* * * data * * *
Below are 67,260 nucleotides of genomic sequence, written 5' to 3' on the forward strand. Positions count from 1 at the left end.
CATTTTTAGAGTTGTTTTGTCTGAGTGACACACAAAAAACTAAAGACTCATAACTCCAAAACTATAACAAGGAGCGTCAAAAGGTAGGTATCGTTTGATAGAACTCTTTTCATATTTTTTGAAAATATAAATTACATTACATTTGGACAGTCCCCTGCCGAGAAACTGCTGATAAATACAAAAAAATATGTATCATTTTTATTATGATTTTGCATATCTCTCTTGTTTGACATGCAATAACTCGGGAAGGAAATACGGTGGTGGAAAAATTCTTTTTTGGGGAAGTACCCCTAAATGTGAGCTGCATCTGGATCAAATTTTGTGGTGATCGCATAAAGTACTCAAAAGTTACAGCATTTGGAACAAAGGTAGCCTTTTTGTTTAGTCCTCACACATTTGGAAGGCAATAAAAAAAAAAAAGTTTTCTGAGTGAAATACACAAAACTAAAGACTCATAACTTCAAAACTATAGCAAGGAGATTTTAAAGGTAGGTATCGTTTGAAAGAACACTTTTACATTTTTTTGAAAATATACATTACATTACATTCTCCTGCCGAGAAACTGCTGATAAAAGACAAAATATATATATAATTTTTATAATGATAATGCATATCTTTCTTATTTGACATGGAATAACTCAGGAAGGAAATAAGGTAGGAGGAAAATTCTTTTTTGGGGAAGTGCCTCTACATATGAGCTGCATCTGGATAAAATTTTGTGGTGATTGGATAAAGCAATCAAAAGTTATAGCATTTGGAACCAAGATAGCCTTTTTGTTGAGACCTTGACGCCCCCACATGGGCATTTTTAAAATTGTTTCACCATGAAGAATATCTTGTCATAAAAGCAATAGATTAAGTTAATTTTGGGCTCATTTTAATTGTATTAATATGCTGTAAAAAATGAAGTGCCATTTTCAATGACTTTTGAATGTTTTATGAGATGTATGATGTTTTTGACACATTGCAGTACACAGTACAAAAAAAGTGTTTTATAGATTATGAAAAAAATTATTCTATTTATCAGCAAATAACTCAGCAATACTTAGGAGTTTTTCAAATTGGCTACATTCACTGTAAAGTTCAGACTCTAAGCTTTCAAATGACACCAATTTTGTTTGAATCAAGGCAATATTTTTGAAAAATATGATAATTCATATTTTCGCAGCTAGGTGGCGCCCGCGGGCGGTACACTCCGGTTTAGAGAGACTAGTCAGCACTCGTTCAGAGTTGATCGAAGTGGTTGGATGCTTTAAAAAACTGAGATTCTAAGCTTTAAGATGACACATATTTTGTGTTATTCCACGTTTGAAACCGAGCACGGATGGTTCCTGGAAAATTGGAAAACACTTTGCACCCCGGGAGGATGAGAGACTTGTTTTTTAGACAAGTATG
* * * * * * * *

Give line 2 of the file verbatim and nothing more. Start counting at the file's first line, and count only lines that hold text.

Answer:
CATTTTTAGAGTTGTTTTGTCTGAGTGACACACAAAAAACTAAAGACTCATAACTCCAAAACTATAACAAGGAGCGTCAAAAGGTAGGTATCGTTTGATAGAACTCTTTTCATATTTTTTGAAAATATAAATTACATTACATTTGGACAGTCCCCTGCCGAGAAACTGCTGATAAATACAAAAAAATATGTATCATTTTTATTATGATTTTGCATATCTCTCTTGTTTGACATGCAATAACTCGGGAAGGAAATACGGTGGTGGAAAAATTCTTTTTTGGGGAAGTACCCCTAAATGTGAGCTGCATCTGGATCAAATTTTGTGGTGATCGCATAAAGTACTCAAAAGTTACAGCATTTGGAACAAAGGTAGCCTTTTTGTTTAGTCCTCACACATTTGGAAGGCAATAAAAAAAAAAAAGTTTTCTGAGTGAAATACACAAAACTAAAGACTCATAACTTCAAAACTATAGCAAGGAGATTTTAAAGGTAGGTATCGTTTGAAAGAACACTTTTACATTTTTTTGAAAATATACATTACATTACATTCTCCTGCCGAGAAACTGCTGATAAAAGACAAAATATATATATAATTTTTATAATGATAATGCATATCTTTCTTATTTGACATGGAATAACTCAGGAAGGAAATAAGGTAGGAGGAAAATTCTTTTTTGGGGAAGTGCCTCTACATATGAGCTGCATCTGGATAAAATTTTGTGGTGATTGGATAAAGCAATCAAAAGTTATAGCATTTGGAACCAAGATAGCCTTTTTGTTGAGACCTTGACGCCCCCACATGGGCATTTTTAAAATTGTTTCACCATGAAGAATATCTTGTCATAAAAGCAATAGATTAAGTTAATTTTGGGCTCATTTTAATTGTATTAATATGCTGTAAAAAATGAAGTGCCATTTTCAATGACTTTTGAATGTTTTATGAGATGTATGATGTTTTTGACACATTGCAGTACACAGTACAAAAAAAGTGTTTTATAGATTATGAAAAAAATTATTCTATTTATCAGCAAATAACTCAGCAATACTTAGGAGTTTTTCAAATTGGCTACATTCACTGTAAAGTTCAGACTCTAAGCTTTCAAATGACACCAATTTTGTTTGAATCAAGGCAATATTTTTGAAAAATATGATAATTCATATTTTCGCAGCTAGGTGGCGCCCGCGGGCGGTACACTCCGGTTTAGAGAGACTAGTCAGCACTCGTTCAGAGTTGATCGAAGTGGTTGGATGCTTTAAAAAACTGAGATTCTAAGCTTTAAGATGACACATATTTTGTGTTATTCCACGTTTGAAACCGAGCACGGATGGTTCCTGGAAAATTGGAAAACACTTTGCACCCCGGGAGGATGAGAGACTTGTTTTTTAGACAAGTATG